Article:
Writing: 4/5 Plot: 4/5 Characters: 5/5
A captivating book weaving together themes of family, opportunity, and morality as a Cameroonian immigrant family tries to find their American Dream in New York City.
Jende Jonga has just landed a plum job as chauffer to Clark Edwards, a senior exec at Lehman Brothers. His wife Neni helps Clark’s wife Cindy at home while pursuing her dream of becoming a pharmacist by taking classes at the local college. All appears to be going well, but it is 2008 and Lehman Brothers is heading for a fall. At the same time, the Jonga’s immigration tangle is becoming ever more labyrinthian.
Told in alternating chapters from Jende and Neni’s perspective, the author paints a thorough picture of an immigrant family and their motivations and interactions with a new world. The interplay between the Jongas and the Edwardses is a fascinating combination of the meeting of cultures and of specific individuals within the culture. Lots of reflection and insight into behavior which is what I look for. I love the way this book brings to light how ethical behavior is defined by individuals depending on their situation and personal priorities.
I don’t want to give away the ending — suffice it to say there is a lot of potential discussion topics for any good book club! The American Dream — the importance of family — the role of women — the morality of a given situation.
Great for fans of Exit, West.
I received a complimentary copy of this book from Houghton Mifflin Harcourt through NetGalley. Opinions expressed in this review are completely my own. The book will be published on Feb 5, 2019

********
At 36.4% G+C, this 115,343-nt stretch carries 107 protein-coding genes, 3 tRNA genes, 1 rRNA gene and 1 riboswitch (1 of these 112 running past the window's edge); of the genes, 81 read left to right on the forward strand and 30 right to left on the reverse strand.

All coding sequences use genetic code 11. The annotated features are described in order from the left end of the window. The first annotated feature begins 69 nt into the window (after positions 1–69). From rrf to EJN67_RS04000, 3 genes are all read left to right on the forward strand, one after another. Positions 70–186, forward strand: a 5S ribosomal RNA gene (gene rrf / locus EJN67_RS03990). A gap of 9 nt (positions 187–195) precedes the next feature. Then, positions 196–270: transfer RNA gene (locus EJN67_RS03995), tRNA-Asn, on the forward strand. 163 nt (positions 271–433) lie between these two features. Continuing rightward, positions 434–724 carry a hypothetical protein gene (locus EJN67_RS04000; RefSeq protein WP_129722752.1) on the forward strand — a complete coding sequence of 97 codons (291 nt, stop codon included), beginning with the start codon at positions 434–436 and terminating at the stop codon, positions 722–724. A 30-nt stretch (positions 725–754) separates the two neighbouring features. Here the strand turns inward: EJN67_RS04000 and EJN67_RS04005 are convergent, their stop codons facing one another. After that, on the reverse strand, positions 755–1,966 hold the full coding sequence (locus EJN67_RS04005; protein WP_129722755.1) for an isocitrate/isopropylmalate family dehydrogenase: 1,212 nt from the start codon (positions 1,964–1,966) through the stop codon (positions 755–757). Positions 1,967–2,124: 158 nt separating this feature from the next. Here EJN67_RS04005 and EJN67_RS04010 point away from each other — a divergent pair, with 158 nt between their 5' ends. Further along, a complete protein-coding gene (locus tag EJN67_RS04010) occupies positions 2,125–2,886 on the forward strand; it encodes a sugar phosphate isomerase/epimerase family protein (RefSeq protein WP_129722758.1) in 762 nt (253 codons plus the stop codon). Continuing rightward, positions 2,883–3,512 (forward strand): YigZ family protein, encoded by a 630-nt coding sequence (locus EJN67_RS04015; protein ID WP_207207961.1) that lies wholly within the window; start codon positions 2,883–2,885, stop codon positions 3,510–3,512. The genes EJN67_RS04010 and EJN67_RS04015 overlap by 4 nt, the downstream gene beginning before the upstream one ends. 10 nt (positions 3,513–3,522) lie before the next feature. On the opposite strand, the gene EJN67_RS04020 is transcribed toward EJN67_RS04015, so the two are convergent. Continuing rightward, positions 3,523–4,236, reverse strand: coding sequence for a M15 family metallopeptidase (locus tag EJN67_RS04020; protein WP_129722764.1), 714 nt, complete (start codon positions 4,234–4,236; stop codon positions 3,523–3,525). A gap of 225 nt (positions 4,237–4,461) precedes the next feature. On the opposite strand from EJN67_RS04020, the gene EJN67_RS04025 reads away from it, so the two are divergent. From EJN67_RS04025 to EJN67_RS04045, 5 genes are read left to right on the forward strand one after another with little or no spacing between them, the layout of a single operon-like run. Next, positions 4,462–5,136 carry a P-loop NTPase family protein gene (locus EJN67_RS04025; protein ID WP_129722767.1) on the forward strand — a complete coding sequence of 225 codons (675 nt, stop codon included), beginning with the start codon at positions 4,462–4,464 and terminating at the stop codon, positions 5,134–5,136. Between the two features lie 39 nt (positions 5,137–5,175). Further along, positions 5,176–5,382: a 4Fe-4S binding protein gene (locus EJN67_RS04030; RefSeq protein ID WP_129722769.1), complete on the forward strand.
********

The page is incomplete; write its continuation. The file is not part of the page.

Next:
Writing: 3 Plot: 3 Characters: 3.5
Daphne Maritch inherits one thing from her recently deceased mother: a 1968 High School Yearbook with regularly updated snarky marginalia. Newly divorced and living in a postage-stamp sized apartment in New York City, she tosses the tome and focusses on her “recovery project” — a course in chocolate making. However, thoroughly obnoxious neighbor, Geneva Wisenkorn, has another plan. Purporting to be documentary film maker (her main claim to fame is a Matzoh docudrama), Geneva has latched on to the yearbook (procured through dumpster-diving) as her path to fame and fortune. Thoroughly horrified, Daphne spends the book alternating between the shocking discoveries unearthed and trying to keep those discoveries quiet. She is helped by her father — whose move to New York fulfills a life long dream — and hunky across-the-hall neighbor, Jeremy, who plays a small part in the successful series Riverdale.
Entertaining and reasonably well-written with great humor. The plot is a little thin, and the characters are a little too stereotyped for my taste. We find out at the end that it’s really a (happy) love story though it doesn’t read that way from the start. I would have been a little happier if our heroine found something she actually wanted to do with her life rather than just find a boyfriend … but that was not to be.